Ace investigative journalist Anas Aremeyaw Anas has disclosed the circumstances that led to him employing his colleague Ahmed Hussein-Suale who was murdered on January 16 in Accra.
According to the BBC, Hussein-Suale grew up among eight siblings in Wulensi, a small town in northern Ghana, where he stood out for his fierce interest in politics. At 18 he moved to Accra to study political science at the University of Ghana, where he first met Anas.
Anas had already made a name for himself as an undercover reporter and Tiger Eye was a fledgeling team. Hussein-Suale sought him out the same way several early Tiger Eye employees had, by asking around until someone could tell him: that is the man known as Anas. Anas responded the way he did to all potential recruits – he set him a test: travel to Tema, north of Accra, and report a story there about cocaine. Hussein-Suale went to Tema and promptly failed. He blew his cover and got himself arrested. “He did not perform to my expectation,” said Anas, in an interview with the BBC last week. “And that was that.”
But Hussein-Suale wrote Anas a long letter explaining why he should be given another chance. “So I gave him another chance,” said Anas. “And from that day he excelled from one investigation to the next.”
Hussein-Suale’s first big story came in 2013 when he travelled with Anas to northern Ghana to expose witchdoctors behind the poisoning of children – often children with disabilities – believed to be possessed by evil spirits. In an elaborate sting typical of Tiger Eye’s style, the team arranged for the witchdoctor’s “concoction men” to visit a family home with a supposedly possessed child. While the concoction men were outside cooking their poison, the team swapped the infant for a prosthetic baby. When the men returned and took hold of the fake baby, police swooped.
The film – Spirit Child – aired internationally on Al Jazeera. Hussein-Suale, then 24, impressed Anas with his pragmatism, not hesitating when it came to entering the witchdoctor’s shrine. “The average African is spiritually afraid of traditions and gods,” Anas said. “But Ahmed was always bold.”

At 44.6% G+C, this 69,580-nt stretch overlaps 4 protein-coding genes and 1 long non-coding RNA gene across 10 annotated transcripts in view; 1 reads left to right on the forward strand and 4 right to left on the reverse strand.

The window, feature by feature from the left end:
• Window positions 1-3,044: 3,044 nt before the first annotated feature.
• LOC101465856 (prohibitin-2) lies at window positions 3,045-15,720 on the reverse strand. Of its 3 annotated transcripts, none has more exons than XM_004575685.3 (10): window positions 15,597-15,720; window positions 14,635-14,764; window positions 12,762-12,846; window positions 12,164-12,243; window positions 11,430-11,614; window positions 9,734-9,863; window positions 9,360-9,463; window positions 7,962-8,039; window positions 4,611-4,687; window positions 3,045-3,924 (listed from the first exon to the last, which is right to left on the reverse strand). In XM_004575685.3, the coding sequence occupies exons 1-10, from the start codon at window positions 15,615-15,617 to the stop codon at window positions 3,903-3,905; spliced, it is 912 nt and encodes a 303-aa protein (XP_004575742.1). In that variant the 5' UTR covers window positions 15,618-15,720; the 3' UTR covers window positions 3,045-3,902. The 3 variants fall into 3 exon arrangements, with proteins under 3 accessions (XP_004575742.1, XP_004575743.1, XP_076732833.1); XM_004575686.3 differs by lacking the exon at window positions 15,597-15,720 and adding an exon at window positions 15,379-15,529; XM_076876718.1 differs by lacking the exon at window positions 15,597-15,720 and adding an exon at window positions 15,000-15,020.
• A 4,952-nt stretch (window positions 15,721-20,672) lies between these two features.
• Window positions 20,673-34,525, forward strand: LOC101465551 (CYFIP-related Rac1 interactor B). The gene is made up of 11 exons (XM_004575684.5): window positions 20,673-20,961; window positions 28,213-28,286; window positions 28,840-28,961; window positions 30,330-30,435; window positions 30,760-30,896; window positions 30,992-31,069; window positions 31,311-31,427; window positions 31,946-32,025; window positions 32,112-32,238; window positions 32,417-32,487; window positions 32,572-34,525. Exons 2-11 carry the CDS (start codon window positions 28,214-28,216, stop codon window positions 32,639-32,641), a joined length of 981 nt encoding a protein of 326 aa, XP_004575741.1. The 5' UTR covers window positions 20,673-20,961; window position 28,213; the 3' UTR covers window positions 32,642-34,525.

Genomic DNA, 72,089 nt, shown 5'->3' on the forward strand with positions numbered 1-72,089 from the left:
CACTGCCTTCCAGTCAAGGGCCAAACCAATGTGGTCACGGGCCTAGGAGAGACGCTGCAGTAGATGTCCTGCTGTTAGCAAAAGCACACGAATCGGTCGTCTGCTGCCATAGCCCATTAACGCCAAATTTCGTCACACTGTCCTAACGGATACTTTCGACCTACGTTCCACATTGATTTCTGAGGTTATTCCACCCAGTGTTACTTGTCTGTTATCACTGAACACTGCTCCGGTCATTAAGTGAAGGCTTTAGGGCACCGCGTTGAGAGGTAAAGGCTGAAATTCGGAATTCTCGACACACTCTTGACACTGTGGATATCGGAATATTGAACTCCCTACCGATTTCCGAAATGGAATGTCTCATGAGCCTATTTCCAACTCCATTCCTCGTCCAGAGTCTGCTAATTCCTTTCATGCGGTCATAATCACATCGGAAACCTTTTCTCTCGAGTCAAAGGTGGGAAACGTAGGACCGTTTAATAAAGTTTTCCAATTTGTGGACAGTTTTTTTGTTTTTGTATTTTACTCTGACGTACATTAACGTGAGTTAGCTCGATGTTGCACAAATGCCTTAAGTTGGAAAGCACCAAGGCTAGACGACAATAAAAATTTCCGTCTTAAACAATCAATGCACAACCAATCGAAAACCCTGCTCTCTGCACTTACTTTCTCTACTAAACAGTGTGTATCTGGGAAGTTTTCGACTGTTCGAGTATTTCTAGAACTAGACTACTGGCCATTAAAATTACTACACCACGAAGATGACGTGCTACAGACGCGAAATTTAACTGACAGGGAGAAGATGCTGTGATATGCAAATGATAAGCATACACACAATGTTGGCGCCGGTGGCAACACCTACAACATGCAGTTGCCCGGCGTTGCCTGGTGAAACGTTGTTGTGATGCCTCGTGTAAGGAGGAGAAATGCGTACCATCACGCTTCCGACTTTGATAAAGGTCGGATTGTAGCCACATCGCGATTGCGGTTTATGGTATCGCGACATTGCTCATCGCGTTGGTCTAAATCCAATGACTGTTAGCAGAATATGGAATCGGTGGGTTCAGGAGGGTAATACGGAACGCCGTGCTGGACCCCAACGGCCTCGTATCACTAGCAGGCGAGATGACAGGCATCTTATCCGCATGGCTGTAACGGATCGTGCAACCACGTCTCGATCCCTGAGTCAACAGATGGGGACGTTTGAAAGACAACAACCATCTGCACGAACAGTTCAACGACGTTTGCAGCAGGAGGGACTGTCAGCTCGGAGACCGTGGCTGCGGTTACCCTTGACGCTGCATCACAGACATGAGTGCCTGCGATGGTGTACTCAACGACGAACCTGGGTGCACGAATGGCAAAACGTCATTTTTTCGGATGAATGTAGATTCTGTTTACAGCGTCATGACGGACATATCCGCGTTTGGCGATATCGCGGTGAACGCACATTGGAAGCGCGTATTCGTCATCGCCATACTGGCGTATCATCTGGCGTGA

His natural demeanour was the opposite. He was quiet and unassuming, to a fault. “You would be likely to disregard him at first,” said Sammy Darko, Tiger Eye’s lawyer, “but that made him a good fit for investigative journalism.” He was also scrupulously attentive and diligent. He became known as the “encyclopaedia of the team” for his detailed knowledge of each project, and later as “spiritual leader” for his habit of leading a prayer before undercover operations.
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His cubicle at Tiger Eye’s offices had notes and documents from various investigations piled on the desk and pasted on the walls. “He would go out quietly and do a lot of background work,” said a fellow investigator, “so that when we came on to the story we knew exactly what we were doing.” But he also had a playful streak. “I got annoyed with him once,” recalled Seamus Mirodan, the director of Spirit Child. “One of the villagers gave him a just-slaughtered guinea fowl as a gift. He put it in my tripod bag and it just shat itself all over the inside of the bag.”
In 2015, Hussein-Suale took the lead on a story that would rock Ghana and propel Tiger Eye into the national spotlight. “Ghana in the Eyes of God” – a three-hour undercover epic based on hundreds of hours of secret filming – exposed widespread corruption in Ghana’s judiciary, showing judges and court workers accepting bribes to influence cases. More than 30 judges and 170 judicial officers were implicated. Seven of the nation’s 12 high-court judges were suspended. The film played to 6,500 people in four showings at the Accra International Conference Centre and brought gridlock to the streets of the capital.
For all Tiger Eye’s fans, not everybody appreciated the team’s methods. They faced accusations of entrapment. “It is wrong to induce somebody by an enticement of something lucrative, big money or whatever, then turn around and say the person is corrupt,” said Charles Bentum, a lawyer for several judges implicated in the expose. “You cannot exonerate the enticer and condemn the victim.”
The judiciary story made Anas famous in Ghana. Behind the scenes, Hussein-Suale’s combination of diligence and mettle was impressing his boss; he was becoming Anas’s, right-hand man. In early 2018, Anas asked Hussein-Suale to accompany him to Malawi for a grim story about “muti” – the practice of harvesting human body parts for good luck rituals – that a young Malawian journalist, Henry Mhango, had brought to them. They would collaborate on the story with the BBC. “I chose Hussein-Suale because I knew he had the capacity to withstand the shocks,” said Anas.
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